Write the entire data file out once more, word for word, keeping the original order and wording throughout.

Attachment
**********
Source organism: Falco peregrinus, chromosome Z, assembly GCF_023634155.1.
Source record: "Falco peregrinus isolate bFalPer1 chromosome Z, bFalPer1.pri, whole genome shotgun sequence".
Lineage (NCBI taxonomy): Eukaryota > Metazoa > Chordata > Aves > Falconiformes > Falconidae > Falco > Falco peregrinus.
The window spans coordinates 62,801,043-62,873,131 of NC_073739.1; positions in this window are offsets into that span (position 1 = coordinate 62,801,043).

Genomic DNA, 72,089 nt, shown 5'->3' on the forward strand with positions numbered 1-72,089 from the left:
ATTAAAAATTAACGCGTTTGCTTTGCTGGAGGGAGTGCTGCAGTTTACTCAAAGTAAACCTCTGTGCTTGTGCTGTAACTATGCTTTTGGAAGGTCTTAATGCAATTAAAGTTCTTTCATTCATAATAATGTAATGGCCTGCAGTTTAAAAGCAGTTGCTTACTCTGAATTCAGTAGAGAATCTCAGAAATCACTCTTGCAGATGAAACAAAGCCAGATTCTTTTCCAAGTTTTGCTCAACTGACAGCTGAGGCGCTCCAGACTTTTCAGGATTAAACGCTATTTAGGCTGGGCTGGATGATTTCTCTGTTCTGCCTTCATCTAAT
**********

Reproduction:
Source organism: Falco peregrinus, chromosome Z, assembly GCF_023634155.1.
Source record: "Falco peregrinus isolate bFalPer1 chromosome Z, bFalPer1.pri, whole genome shotgun sequence".
Lineage (NCBI taxonomy): Eukaryota > Metazoa > Chordata > Aves > Falconiformes > Falconidae > Falco > Falco peregrinus.
The window spans coordinates 62,801,043-62,873,131 of NC_073739.1; positions in this window are offsets into that span (position 1 = coordinate 62,801,043).

Genomic DNA, 72,089 nt, shown 5'->3' on the forward strand with positions numbered 1-72,089 from the left:
ATTAAAAATTAACGCGTTTGCTTTGCTGGAGGGAGTGCTGCAGTTTACTCAAAGTAAACCTCTGTGCTTGTGCTGTAACTATGCTTTTGGAAGGTCTTAATGCAATTAAAGTTCTTTCATTCATAATAATGTAATGGCCTGCAGTTTAAAAGCAGTTGCTTACTCTGAATTCAGTAGAGAATCTCAGAAATCACTCTTGCAGATGAAACAAAGCCAGATTCTTTTCCAAGTTTTGCTCAACTGACAGCTGAGGCGCTCCAGACTTTTCAGGATTAAACGCTATTTAGGCTGGGCTGGATGATTTCTCTGTTCTGCCTTCATCTAAT